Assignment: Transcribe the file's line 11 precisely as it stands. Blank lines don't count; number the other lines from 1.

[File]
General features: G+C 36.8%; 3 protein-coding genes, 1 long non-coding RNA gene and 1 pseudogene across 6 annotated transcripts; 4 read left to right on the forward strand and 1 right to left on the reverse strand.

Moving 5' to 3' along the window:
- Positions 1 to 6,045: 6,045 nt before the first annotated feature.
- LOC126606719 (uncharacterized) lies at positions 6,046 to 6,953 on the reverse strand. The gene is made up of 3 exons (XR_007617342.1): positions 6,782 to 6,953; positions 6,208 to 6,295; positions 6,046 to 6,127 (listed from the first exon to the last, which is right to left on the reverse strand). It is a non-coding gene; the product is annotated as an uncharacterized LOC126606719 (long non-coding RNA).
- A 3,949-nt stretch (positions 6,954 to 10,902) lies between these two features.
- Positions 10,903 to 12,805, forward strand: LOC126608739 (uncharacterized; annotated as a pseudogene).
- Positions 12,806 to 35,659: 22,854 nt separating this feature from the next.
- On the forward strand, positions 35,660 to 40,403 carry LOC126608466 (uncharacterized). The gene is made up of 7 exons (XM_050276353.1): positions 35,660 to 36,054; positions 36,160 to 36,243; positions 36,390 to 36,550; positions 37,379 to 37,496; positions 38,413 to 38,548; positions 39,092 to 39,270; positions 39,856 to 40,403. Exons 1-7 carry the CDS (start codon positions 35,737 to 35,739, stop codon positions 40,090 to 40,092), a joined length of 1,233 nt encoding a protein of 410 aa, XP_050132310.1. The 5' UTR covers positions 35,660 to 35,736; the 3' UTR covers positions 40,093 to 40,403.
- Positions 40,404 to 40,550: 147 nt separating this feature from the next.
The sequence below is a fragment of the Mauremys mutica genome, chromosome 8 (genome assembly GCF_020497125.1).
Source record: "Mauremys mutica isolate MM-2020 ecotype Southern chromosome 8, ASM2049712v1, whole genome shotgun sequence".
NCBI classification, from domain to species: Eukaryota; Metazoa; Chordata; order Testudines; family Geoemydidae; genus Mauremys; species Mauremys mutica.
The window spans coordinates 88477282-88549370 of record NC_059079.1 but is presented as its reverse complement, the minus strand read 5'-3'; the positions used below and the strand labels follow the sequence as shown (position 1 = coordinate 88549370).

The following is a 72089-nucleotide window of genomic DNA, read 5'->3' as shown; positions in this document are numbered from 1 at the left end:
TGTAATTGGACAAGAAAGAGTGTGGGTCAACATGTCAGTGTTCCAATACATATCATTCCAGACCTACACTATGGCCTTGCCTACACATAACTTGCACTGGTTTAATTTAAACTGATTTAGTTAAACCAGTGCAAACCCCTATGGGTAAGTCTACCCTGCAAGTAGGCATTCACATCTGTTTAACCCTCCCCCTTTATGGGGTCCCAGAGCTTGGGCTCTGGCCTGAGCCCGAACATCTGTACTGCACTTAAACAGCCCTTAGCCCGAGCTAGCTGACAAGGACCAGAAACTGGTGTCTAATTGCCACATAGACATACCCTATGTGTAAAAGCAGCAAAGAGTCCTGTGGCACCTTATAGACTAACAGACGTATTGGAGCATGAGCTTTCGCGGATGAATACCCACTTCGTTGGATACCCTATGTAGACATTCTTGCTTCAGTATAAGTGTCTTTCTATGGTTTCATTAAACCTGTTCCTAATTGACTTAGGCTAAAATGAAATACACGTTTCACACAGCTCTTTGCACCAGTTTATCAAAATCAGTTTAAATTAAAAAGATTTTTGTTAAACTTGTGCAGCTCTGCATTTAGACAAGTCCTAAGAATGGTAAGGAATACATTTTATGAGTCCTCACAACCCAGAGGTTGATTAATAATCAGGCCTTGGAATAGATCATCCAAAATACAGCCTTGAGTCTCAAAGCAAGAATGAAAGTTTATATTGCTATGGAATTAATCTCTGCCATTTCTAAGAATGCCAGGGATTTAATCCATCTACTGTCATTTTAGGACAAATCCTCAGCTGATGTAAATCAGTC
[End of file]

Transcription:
Source record: "Mauremys mutica isolate MM-2020 ecotype Southern chromosome 8, ASM2049712v1, whole genome shotgun sequence".